Press release: Education Project Launches to Provide Practical Solutions for Global Education

Global Education Experts to Speak at Inaugural Event in Bahrain –

 A new annual event designed to improve the quality of education across the world, from pre-school to higher education, will launch this October in Bahrain. The Education Project aims to identify practical solutions and gain commitment from educational professionals to put them in place.   

 Despite the priority that governments worldwide have placed on education, and the huge investments made, concrete outcomes and significant improvements remain elusive.  The Education Project will seek to address this by: 

·         Showcasing case studies of innovation and success – with a focus on projects that have already succeeded in one area and have been successfully adapted for another

·         Matching potential donors with projects seeking funding to enable real outcomes

·         Outlining a global plan for improving education with clear actions  and deliverables

 The key aim of The Education Project is that delegates leave equipped with the information and insights, and more importantly, with the commitments, partnerships and backing they need to enable them to make real changes.

 The inaugural Education Project will take place from 15 – 17th October in Bahrain’s capital Manama.   The event will comprise a series of plenary sessions and practical workshops.  Confirmed speakers include: 

·         Tony Wagner, Co-Director of the Change Leadership Group at the Harvard Graduate School of Education, and member of the faculty of the Executive Leadership Program for Educators – a joint initiative of Harvard’s Graduate School of Education, Business School, and Kennedy School of Government

·         David Wick, Chief Development Officer, KIPP

·         Andreas Schleicher, Head, Indicators and Analysis Division, OECD Directorate for Education

·         Professor Sheila Kamerman, Compton Foundation Centennial Professor of Social Work;
Co-Director, Institute for Child and Family Policy, Columbia University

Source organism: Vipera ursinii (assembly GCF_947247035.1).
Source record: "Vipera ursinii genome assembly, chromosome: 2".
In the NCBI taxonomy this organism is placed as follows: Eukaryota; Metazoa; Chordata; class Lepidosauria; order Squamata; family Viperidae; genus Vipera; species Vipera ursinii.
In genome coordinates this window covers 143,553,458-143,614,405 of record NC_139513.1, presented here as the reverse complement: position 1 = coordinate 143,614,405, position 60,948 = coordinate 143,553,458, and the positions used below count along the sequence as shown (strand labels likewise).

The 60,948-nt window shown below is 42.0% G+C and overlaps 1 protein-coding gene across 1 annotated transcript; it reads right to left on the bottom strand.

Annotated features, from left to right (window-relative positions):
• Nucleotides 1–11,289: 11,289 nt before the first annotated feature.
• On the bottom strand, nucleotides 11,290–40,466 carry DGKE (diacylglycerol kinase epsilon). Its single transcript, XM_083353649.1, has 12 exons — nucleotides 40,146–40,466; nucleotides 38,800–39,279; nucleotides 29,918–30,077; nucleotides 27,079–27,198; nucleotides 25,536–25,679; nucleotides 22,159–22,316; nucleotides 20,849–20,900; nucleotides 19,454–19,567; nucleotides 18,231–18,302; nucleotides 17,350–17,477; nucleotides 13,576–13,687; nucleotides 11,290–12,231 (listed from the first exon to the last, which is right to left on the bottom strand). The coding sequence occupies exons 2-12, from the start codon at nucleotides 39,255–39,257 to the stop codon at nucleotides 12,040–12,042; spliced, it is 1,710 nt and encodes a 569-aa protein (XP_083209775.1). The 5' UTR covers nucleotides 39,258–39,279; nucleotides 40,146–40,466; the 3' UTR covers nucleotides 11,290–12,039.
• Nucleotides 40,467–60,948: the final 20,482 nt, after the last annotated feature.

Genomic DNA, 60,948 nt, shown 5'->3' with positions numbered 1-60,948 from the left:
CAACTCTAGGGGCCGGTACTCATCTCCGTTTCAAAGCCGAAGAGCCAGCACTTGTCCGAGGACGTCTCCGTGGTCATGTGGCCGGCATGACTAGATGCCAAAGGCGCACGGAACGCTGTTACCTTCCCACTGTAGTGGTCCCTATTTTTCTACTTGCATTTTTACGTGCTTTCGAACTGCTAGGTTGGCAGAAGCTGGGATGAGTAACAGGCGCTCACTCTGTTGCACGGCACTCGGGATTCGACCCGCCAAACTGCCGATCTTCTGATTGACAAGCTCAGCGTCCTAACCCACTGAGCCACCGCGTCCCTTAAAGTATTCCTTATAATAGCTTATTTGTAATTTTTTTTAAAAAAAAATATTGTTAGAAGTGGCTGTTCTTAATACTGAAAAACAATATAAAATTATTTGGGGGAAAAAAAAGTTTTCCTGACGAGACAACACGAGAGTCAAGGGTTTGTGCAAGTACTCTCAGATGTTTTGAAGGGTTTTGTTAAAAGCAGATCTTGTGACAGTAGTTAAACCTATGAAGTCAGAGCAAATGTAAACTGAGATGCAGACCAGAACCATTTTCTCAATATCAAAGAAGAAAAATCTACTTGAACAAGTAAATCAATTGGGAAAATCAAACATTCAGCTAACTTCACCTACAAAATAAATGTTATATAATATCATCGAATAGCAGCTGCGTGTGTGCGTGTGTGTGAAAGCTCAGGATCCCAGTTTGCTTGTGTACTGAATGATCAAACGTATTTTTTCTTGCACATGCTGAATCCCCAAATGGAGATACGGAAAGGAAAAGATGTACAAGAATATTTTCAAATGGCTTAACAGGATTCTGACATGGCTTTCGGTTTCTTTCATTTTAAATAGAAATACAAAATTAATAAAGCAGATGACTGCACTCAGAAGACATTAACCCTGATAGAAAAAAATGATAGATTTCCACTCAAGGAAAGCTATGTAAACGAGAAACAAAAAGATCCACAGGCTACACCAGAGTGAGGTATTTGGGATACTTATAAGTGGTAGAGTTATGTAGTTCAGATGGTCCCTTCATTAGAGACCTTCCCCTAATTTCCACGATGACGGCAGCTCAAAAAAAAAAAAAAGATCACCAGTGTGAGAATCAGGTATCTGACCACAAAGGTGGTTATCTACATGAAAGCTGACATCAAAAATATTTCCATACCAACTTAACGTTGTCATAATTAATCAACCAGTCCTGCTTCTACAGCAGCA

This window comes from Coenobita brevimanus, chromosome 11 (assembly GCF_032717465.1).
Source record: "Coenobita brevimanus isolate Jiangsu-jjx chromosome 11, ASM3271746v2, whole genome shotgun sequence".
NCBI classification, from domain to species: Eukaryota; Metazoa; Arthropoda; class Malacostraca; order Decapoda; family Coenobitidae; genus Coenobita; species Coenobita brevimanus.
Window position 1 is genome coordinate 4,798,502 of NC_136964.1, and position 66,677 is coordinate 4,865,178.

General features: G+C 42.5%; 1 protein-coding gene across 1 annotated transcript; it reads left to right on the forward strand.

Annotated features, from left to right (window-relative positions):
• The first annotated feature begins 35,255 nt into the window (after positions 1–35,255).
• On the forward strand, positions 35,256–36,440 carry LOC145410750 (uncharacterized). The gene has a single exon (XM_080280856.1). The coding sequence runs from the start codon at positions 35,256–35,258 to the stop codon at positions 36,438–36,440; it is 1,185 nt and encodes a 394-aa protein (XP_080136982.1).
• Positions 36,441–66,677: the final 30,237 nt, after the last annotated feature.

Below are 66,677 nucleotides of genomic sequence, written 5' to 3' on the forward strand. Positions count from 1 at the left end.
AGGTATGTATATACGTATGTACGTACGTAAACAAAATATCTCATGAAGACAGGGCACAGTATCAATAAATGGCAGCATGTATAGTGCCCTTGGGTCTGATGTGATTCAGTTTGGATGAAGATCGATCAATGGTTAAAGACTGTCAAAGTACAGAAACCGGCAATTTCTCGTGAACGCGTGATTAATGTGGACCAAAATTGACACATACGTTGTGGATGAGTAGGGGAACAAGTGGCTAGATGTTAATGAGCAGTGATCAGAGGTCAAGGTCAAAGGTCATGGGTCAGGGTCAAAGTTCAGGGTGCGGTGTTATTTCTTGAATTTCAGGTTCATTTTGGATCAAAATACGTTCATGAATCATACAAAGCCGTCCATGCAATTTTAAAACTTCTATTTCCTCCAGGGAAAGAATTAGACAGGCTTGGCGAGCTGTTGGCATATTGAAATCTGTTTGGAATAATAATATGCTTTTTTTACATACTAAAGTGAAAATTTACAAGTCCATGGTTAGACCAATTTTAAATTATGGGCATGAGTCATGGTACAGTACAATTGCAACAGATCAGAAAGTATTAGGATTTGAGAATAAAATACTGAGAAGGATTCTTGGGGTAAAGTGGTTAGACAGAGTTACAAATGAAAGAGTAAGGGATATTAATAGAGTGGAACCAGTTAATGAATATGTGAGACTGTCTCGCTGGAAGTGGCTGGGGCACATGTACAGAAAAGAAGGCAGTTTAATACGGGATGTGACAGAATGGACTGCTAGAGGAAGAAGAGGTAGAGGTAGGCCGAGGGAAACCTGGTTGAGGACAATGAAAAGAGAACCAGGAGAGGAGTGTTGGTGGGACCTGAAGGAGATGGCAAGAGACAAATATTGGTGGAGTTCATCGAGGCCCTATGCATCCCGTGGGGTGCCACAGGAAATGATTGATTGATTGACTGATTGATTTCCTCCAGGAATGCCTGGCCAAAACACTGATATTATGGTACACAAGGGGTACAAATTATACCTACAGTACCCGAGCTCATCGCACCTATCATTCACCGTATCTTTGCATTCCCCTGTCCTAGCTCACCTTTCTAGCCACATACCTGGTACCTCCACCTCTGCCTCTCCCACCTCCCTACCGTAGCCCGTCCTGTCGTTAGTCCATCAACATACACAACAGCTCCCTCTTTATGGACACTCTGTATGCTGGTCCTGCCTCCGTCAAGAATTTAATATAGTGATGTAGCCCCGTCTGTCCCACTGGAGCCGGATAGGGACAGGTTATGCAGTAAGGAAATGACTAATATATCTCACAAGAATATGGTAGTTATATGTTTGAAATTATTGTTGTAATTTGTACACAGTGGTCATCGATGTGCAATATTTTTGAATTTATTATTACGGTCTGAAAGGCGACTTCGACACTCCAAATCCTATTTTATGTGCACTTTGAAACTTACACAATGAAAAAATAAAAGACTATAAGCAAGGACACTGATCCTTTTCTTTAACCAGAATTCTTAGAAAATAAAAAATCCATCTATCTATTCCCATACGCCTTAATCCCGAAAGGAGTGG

·         Professor S. Gopinathan, Associate Dean, Office of Education Research, National Institute of Education, Singapore

·         Professor Ralph Tabberer CB, Chief Schools Officer, GEMS

·         Dr. Mona Mourshed, Partner, McKinsey & Company Middle East – head of the education practice in Europe, the Middle East, and Africa

·         Bahram Bekhradnia, Director, Higher Education Policy Institute, UK

 “It is barely ten years since small groups of highly-motivated academics and scientists had to get together in small groups, alone and unheard, to call for greater interest in global warming and green solutions,” said Professor Ralph Tabberer, Chief Schools Officer, GEMS, one of the keynote speakers. “Now, there is no world leader who dares ignore the issues. We need to make the same transformation in our thinking about education. Let us debate not just where education needs to go, but how we put this top of the agenda for every government, worldwide.”

 “Even our ‘best’ schools are failing to prepare students for 21st-century careers and citizenship,” said Tony Wagner, Co-Director of the Change Leadership Group at the Harvard Graduate School of Education.  “It’s time to hold ourselves and all of our students to a new and higher standard of rigour, defined according to 21st-century criteria. It’s time for the teaching profession to advocate for accountability systems that will enable us to teach and test the skills that matter most. Our students’ futures are at stake.”

 The Education Project was initiated by H.H. Shaikh Salman bin Hamad Al-Khalifa, The Crown Prince of Bahrain and Chairman of the Bahrain Economic Development Board.

  “Sustainable economic growth that provides opportunity for all is only achievable with the right education system in place,” said Shaikh Mohammed bin Essa Al Khalifa, Chief Executive of the Bahrain Economic Development Board. “That means education is one of the biggest challenges facing the world today.  Different countries face different challenges but many of the issues are common.  Bahrain has a strong track record in education and much to share with the world.  But we have much to learn too.  Our goal in establishing the Education Project is not only to share best practice but to create a practical road map that educators around the world can follow in order to improve outcomes.” 

 Bahrain has long had a successful track record in education – it was the first country in Middle East to introduce universal education for men and women (over 70 years ago).  It is now working to reform its education system to meet the economic and social challenges of the 21st century by supporting growth and development, and ultimately, providing greater opportunity for all Bahrainis.

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